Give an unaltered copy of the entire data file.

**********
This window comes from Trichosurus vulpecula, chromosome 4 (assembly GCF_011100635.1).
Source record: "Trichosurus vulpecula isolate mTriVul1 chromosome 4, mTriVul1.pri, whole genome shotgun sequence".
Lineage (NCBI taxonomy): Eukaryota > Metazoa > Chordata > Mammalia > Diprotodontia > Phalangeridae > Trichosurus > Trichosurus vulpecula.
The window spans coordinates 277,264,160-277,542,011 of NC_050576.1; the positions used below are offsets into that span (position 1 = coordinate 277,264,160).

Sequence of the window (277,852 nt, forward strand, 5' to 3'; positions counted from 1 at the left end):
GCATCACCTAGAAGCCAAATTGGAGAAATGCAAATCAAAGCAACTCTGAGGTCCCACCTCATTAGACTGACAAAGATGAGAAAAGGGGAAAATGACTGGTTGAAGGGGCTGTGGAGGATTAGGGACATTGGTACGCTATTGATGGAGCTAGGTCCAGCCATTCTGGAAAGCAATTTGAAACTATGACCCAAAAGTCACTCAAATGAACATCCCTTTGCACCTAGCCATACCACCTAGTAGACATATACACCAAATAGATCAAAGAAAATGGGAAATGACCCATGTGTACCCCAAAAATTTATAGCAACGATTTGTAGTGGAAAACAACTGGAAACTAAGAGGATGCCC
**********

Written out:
This window comes from Trichosurus vulpecula, chromosome 4 (assembly GCF_011100635.1).
Source record: "Trichosurus vulpecula isolate mTriVul1 chromosome 4, mTriVul1.pri, whole genome shotgun sequence".
Lineage (NCBI taxonomy): Eukaryota > Metazoa > Chordata > Mammalia > Diprotodontia > Phalangeridae > Trichosurus > Trichosurus vulpecula.
The window spans coordinates 277,264,160-277,542,011 of NC_050576.1; the positions used below are offsets into that span (position 1 = coordinate 277,264,160).

Sequence of the window (277,852 nt, forward strand, 5' to 3'; positions counted from 1 at the left end):
GCATCACCTAGAAGCCAAATTGGAGAAATGCAAATCAAAGCAACTCTGAGGTCCCACCTCATTAGACTGACAAAGATGAGAAAAGGGGAAAATGACTGGTTGAAGGGGCTGTGGAGGATTAGGGACATTGGTACGCTATTGATGGAGCTAGGTCCAGCCATTCTGGAAAGCAATTTGAAACTATGACCCAAAAGTCACTCAAATGAACATCCCTTTGCACCTAGCCATACCACCTAGTAGACATATACACCAAATAGATCAAAGAAAATGGGAAATGACCCATGTGTACCCCAAAAATTTATAGCAACGATTTGTAGTGGAAAACAACTGGAAACTAAGAGGATGCCC